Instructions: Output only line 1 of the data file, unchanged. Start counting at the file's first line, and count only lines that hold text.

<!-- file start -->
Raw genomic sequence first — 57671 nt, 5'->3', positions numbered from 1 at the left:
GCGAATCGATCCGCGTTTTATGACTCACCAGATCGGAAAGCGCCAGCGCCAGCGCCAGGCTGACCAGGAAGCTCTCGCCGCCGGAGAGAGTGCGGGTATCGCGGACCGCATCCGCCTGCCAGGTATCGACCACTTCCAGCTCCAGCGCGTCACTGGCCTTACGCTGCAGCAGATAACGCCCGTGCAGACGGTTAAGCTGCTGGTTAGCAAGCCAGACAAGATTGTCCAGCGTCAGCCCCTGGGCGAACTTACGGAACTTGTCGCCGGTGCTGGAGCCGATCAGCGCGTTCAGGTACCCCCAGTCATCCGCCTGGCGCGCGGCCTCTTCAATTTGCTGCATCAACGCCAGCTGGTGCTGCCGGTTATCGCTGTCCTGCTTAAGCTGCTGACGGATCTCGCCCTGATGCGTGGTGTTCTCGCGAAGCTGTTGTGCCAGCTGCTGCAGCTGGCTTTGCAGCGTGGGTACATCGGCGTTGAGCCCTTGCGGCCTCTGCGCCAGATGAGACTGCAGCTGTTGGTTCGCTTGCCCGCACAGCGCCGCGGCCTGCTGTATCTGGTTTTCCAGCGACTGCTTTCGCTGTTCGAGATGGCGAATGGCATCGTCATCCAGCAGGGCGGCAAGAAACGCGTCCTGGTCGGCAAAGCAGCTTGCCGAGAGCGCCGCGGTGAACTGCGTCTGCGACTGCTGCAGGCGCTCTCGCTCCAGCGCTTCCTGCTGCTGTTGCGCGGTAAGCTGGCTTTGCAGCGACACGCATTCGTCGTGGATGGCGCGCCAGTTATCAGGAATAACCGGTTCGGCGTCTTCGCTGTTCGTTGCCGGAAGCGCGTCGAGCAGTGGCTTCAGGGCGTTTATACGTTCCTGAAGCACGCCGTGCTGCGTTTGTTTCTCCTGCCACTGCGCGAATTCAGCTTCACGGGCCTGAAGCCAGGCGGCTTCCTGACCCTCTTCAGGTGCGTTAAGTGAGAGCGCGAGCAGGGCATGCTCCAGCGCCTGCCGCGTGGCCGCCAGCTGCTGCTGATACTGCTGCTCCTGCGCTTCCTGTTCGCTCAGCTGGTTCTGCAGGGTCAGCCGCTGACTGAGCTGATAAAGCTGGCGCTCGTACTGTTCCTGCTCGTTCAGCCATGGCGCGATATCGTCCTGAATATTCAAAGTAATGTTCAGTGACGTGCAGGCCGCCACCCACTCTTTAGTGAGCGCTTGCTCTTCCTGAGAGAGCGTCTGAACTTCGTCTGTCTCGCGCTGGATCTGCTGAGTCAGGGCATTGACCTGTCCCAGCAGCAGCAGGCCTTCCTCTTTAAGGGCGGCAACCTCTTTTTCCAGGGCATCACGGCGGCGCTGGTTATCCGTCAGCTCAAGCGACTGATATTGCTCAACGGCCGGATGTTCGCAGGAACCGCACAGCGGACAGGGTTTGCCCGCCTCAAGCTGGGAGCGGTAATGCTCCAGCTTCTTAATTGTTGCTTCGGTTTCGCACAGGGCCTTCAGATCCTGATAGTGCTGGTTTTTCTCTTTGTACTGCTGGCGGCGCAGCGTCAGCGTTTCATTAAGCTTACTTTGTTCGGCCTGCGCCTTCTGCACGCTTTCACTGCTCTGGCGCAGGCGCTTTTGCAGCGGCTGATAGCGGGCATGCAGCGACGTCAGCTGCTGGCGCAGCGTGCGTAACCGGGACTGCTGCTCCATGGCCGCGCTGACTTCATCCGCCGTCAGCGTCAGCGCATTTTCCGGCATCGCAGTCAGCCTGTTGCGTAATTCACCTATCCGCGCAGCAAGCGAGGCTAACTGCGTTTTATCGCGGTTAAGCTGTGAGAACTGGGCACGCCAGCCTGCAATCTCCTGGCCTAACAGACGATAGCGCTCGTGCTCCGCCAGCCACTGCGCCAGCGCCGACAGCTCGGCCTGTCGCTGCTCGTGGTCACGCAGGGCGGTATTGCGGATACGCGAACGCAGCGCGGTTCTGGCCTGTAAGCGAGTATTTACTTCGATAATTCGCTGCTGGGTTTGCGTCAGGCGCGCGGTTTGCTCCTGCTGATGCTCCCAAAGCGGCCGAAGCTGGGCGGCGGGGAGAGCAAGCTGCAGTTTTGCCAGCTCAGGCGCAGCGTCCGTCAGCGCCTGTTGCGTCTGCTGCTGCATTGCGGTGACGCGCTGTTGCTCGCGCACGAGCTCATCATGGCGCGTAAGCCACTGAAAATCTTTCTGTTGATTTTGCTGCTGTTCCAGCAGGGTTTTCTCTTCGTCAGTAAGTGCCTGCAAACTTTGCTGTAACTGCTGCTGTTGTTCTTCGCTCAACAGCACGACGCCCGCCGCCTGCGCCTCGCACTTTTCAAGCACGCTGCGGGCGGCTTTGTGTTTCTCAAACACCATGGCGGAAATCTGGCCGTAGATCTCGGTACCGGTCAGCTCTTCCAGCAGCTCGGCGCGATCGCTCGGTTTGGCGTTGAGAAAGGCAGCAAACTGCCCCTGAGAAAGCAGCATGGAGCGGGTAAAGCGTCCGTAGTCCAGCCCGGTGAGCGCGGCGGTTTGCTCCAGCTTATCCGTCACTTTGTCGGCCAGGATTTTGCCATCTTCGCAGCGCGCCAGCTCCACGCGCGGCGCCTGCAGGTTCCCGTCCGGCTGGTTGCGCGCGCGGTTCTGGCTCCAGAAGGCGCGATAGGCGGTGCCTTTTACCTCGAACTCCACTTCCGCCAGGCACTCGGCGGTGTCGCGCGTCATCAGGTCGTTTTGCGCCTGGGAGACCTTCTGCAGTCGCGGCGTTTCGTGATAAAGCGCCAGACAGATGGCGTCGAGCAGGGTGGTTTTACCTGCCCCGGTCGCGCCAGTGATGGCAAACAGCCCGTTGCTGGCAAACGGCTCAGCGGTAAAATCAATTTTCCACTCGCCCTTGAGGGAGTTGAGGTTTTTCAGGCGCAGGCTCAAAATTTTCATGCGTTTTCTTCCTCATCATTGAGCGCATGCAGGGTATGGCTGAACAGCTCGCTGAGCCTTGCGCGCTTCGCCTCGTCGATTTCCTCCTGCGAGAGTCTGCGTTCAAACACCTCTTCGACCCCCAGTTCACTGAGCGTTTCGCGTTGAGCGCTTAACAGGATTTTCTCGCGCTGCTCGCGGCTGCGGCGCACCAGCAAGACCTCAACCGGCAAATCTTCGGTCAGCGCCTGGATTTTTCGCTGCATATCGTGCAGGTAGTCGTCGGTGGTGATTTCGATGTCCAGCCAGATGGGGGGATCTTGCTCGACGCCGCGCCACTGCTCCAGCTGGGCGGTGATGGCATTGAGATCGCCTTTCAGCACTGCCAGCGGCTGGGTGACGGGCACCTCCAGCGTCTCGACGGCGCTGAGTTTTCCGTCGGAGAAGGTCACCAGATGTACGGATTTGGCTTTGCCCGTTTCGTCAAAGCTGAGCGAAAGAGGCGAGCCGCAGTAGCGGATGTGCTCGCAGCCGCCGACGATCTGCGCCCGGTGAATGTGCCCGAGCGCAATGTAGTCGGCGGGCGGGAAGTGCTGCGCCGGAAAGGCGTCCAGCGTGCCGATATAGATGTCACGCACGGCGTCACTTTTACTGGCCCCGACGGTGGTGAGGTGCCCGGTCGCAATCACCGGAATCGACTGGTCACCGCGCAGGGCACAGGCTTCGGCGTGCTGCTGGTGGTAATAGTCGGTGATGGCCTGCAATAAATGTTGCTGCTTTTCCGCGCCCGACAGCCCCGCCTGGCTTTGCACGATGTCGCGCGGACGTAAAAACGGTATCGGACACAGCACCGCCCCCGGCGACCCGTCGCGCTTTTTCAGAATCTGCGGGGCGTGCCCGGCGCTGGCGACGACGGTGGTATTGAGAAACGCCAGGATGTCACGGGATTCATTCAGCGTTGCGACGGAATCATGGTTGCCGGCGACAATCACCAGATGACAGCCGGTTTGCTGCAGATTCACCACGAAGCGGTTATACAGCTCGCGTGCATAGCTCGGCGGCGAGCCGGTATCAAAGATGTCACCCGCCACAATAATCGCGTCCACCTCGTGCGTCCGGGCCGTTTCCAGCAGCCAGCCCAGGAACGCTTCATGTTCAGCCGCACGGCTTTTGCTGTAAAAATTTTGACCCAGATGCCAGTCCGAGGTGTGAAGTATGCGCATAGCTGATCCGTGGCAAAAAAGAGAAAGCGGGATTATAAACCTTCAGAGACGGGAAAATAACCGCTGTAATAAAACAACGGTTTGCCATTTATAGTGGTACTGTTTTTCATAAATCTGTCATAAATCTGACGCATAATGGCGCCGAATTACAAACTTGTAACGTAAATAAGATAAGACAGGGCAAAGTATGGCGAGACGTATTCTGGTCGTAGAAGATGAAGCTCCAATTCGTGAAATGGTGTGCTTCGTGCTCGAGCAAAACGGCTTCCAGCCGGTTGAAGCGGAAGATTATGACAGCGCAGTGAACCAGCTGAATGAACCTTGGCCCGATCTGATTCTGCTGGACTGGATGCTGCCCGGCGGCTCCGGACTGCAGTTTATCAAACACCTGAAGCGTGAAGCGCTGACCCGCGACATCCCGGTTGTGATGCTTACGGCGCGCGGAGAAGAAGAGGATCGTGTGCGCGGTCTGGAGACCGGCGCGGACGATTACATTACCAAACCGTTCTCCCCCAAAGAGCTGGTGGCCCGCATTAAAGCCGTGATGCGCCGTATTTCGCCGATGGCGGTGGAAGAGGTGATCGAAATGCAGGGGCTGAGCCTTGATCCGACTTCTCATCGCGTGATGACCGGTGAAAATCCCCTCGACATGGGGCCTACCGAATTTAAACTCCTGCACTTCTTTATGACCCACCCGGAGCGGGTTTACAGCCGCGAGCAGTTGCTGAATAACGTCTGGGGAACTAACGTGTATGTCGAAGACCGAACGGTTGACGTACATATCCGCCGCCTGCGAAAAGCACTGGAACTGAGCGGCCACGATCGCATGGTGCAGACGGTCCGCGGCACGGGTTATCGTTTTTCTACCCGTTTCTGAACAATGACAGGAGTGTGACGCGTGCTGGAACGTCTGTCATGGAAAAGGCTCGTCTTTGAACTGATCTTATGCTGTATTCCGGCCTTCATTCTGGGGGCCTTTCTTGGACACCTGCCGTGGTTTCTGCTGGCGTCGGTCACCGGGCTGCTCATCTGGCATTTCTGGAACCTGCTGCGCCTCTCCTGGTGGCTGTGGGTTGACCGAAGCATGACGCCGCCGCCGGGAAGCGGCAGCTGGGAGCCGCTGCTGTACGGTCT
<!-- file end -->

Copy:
Raw genomic sequence first — 57671 nt, 5'->3', positions numbered from 1 at the left: